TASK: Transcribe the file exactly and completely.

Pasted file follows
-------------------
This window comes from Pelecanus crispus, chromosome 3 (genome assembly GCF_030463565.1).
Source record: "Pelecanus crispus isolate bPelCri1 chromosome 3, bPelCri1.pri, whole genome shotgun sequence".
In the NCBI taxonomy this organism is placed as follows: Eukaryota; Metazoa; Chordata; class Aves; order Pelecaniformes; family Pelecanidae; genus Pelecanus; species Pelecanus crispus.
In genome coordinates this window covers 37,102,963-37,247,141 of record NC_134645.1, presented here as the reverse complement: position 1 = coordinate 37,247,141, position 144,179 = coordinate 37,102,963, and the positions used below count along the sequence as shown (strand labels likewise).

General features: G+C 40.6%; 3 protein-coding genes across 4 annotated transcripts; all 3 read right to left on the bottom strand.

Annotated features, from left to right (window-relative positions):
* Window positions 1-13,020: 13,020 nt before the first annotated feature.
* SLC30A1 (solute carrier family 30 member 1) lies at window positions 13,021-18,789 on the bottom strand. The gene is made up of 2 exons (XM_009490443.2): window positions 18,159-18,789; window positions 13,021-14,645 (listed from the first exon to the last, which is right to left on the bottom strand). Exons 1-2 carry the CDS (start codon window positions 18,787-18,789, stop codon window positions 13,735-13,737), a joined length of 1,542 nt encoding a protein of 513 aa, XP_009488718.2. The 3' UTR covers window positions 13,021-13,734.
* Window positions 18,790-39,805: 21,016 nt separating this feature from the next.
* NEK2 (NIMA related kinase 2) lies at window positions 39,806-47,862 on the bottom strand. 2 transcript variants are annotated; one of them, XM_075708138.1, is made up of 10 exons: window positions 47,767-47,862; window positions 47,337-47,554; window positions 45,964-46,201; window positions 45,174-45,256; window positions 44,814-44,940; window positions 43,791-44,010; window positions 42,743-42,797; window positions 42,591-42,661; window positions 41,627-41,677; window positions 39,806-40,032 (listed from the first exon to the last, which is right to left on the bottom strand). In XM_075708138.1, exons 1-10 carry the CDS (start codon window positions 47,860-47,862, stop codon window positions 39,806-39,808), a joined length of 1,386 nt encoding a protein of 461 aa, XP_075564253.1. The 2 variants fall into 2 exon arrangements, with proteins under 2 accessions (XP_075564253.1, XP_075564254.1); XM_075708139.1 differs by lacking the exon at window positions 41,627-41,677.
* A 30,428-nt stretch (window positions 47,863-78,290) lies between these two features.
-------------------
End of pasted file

This window comes from Pelecanus crispus, chromosome 3 (genome assembly GCF_030463565.1).
Source record: "Pelecanus crispus isolate bPelCri1 chromosome 3, bPelCri1.pri, whole genome shotgun sequence".
In the NCBI taxonomy this organism is placed as follows: Eukaryota; Metazoa; Chordata; class Aves; order Pelecaniformes; family Pelecanidae; genus Pelecanus; species Pelecanus crispus.
In genome coordinates this window covers 37,102,963-37,247,141 of record NC_134645.1, presented here as the reverse complement: position 1 = coordinate 37,247,141, position 144,179 = coordinate 37,102,963, and the positions used below count along the sequence as shown (strand labels likewise).

General features: G+C 40.6%; 3 protein-coding genes across 4 annotated transcripts; all 3 read right to left on the bottom strand.

Annotated features, from left to right (window-relative positions):
* Window positions 1-13,020: 13,020 nt before the first annotated feature.
* SLC30A1 (solute carrier family 30 member 1) lies at window positions 13,021-18,789 on the bottom strand. The gene is made up of 2 exons (XM_009490443.2): window positions 18,159-18,789; window positions 13,021-14,645 (listed from the first exon to the last, which is right to left on the bottom strand). Exons 1-2 carry the CDS (start codon window positions 18,787-18,789, stop codon window positions 13,735-13,737), a joined length of 1,542 nt encoding a protein of 513 aa, XP_009488718.2. The 3' UTR covers window positions 13,021-13,734.
* Window positions 18,790-39,805: 21,016 nt separating this feature from the next.
* NEK2 (NIMA related kinase 2) lies at window positions 39,806-47,862 on the bottom strand. 2 transcript variants are annotated; one of them, XM_075708138.1, is made up of 10 exons: window positions 47,767-47,862; window positions 47,337-47,554; window positions 45,964-46,201; window positions 45,174-45,256; window positions 44,814-44,940; window positions 43,791-44,010; window positions 42,743-42,797; window positions 42,591-42,661; window positions 41,627-41,677; window positions 39,806-40,032 (listed from the first exon to the last, which is right to left on the bottom strand). In XM_075708138.1, exons 1-10 carry the CDS (start codon window positions 47,860-47,862, stop codon window positions 39,806-39,808), a joined length of 1,386 nt encoding a protein of 461 aa, XP_075564253.1. The 2 variants fall into 2 exon arrangements, with proteins under 2 accessions (XP_075564253.1, XP_075564254.1); XM_075708139.1 differs by lacking the exon at window positions 41,627-41,677.
* A 30,428-nt stretch (window positions 47,863-78,290) lies between these two features.